Let us not look back in anger or forward in fear, but around in awareness. James Thurber
Like many children with autism, Pamela has a hard time knowing where to direct her attention because her brain has a hard time filtering out the insignificant. Back in 1995, she started complaining about bees whenever we did table-work in the kitchen, located next to the front door of our apartment. After careful investigation, I realized that the fluorescent lights in the hallway outside of our apartment were on the blink!
All sorts of sounds bothered her and even terrified her: the car wash, escalators, elevators, vacuum cleaners, etc. Rather than studying the novel sound to look around in awareness and determine if she had any reason to fear, Pamela would flip out! Two rounds of auditory integration training helped somewhat but did not completely eliminate her biggest fears: elevators and popping balloons. Thanks to Toy Story 2, Pamela conquered her elevator phobia at the library in 2004 and even went to a very loud Christian rock concert in 2008. While her sound-based fright is nothing like it once was, she is still learning to overcome her phobias.
Because she is growing more comfortable in her own skin, Pamela is better able to look around in awareness and control her immediate impulse to wig out at something frightening, scary, or just plain annoying. The other day, we were driving around in our commuter car that has power nothing (I mean it, it does not even have a radio!!!!). Pamela suddenly pointed to the AC--the one luxury no car in Carolina can do without--and told me to turn it off! Because she acted calm and neutral, I obeyed her unusual command. Then, she placed her hands in front of the AC vents, so I said, "The AC is off." I suspected something was bothering her so I listened very carefully and noticed one of the windows was slightly rolled down. So, I nonchalantly rolled my window up, and nothing changed. Pamela saw what I did and she rolled hers up and the sound disappeared.
This vignette may seem like nothing, but, to a parent of an autistic person, this was big. While I did not even notice the noise, Pamela was having difficulty filtering out the wind blowing through a slightly cracked window. My brain filters out more noise than hers (perhaps because I grew up with six rowdy siblings), which is one dynamic function of the pre-frontal cortex. Her cortico-limbic network grew wary, while mine was oblivious. Clearly, her attention-filtering algorithms, a dynamic function of the brain, work differently from mine. Of course, Steve reacts to weird car sounds just like Pamela does.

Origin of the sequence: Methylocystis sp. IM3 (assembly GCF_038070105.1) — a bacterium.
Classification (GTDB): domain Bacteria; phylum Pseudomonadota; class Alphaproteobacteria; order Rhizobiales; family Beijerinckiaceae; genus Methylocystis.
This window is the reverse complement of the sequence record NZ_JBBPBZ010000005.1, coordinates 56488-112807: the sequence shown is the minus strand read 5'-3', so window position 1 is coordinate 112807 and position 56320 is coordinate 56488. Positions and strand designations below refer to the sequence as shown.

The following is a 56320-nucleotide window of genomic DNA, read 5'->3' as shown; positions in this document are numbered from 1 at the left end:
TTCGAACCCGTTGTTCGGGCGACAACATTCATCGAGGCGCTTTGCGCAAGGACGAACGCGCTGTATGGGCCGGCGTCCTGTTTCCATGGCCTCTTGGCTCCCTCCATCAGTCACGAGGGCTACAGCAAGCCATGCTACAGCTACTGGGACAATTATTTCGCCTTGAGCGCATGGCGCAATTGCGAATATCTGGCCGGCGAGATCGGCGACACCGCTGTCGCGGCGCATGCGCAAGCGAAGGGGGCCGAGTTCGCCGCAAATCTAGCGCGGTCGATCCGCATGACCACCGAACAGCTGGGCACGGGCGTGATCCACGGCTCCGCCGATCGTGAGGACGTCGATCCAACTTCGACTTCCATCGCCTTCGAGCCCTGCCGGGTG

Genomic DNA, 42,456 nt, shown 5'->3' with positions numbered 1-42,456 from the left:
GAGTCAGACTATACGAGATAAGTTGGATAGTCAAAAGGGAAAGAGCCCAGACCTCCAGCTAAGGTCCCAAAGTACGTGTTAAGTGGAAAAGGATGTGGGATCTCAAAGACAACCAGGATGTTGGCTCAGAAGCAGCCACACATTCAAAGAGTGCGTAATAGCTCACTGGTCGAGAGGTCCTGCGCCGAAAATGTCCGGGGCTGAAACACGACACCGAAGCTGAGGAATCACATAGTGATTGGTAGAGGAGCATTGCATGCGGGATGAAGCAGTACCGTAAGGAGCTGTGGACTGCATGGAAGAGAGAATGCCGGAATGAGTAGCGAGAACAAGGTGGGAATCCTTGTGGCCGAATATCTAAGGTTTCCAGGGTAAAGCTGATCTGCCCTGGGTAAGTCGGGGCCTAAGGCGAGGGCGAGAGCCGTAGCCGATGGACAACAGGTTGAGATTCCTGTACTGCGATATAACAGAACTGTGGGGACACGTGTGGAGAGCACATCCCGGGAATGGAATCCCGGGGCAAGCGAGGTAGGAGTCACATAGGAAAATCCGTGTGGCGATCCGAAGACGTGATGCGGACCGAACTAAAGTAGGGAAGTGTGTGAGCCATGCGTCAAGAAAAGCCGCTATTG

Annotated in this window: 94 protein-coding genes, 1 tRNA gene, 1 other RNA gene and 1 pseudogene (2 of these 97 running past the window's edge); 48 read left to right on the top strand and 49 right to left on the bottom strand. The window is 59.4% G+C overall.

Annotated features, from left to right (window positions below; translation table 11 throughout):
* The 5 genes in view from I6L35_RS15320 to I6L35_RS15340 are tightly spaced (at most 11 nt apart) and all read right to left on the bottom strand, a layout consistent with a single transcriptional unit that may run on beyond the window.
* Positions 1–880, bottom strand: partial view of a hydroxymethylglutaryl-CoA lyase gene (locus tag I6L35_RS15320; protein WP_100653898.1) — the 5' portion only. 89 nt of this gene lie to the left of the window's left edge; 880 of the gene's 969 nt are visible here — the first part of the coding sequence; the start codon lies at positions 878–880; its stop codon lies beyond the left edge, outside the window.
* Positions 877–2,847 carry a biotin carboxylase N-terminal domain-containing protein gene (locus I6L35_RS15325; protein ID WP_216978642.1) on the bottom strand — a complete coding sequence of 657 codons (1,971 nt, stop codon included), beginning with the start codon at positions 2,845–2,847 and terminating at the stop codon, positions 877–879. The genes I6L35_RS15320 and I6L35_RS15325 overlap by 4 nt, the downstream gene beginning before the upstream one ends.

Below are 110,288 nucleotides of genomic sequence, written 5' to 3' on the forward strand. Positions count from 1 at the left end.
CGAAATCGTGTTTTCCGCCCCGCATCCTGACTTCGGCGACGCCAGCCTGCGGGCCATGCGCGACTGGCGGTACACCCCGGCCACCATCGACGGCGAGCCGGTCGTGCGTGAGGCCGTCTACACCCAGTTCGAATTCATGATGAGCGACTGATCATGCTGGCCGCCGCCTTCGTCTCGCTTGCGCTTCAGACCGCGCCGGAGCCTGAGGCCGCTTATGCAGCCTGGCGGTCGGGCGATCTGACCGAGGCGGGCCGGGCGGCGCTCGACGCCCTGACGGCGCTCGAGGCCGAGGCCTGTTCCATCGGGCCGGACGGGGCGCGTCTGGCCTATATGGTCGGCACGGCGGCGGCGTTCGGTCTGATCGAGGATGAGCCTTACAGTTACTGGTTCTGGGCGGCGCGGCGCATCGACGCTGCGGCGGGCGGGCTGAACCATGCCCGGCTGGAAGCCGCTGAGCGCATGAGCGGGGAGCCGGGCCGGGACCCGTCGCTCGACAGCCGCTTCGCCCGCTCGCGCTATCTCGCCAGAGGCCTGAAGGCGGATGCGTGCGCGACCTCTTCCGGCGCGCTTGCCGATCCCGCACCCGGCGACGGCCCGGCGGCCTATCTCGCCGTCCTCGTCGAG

Rather than impulsively react, Pamela studied her surroundings to find a possible source of the novel sound. She decided that investigating that noise was important and she tested out the AC theory by telling me what to do. Her pre-frontal cortex seemed to managing her uncertainty well because she inhibited impulsively reacting and choose to think through what might be happening, which is a second dynamic function of the brain.
When the sound did not go away, Pamela checked out her environment further and referenced my actions. Because she has learned to trust my actions from previous experiences dealing with scary sounds, she stayed calm and continued to think about the meaning of my actions, a third dynamic function of the brain. She understood my window theory and, when my actions made no difference, she tried it with her window and solved the problem.
Chapter 1 of The RDI Book covers five dynamic functions of the brain, the three mentioned in the previous paragraphs and two blogged recently. Pamela has been confronting her fears lately--of her own free will and on her own terms--in ways that relate to the three dynamic functions of the brain mentioned in the book. She is teaching herself to filter out irrelevant information, study the situation, and develop meaning based responses when it comes to her dislike of getting her clothes wet and her mild fear of popping balloons. It all started about a month ago when she became interested in filling balloons with water and dashing them on the brick patio. At first, I had to tie them for her but she can now do it herself.
One day, Pamela could not pop a water balloon no matter how hard she threw it. I said, "What about jumping on it?" Without thinking she stomped on it and the balloon popped, splashing water on her pants. She stood there stunned for a few seconds and then she LAUGHED. Pamela did not even run into the house to change her clothes! Friday a week ago, Steve, Pamela, and I went to the bank on a very rainy day. The rain had stopped and I noticed as we were in the parking lot that Pamela walked in the puddles and carefully splashed water. Last spring, I remember having to be careful where I parked the car because she would take circuitous routes to avoid all puddles!
The new twist is filling air balloons. Twice last week, Pamela handed me an air balloon (that she had tied herself) and asked me to pop it. She squealed and left the room BUT she was smiling, not cringing. Yesterday at the mall, four little girls were carrying BIG balloons filled with air. Pamela squealed a bit at the sight of four ready-to-pop-at-any-moment beasts but had a wide, curious smile on her face. Pamela even drew a face in a pink balloon and named it Wormy!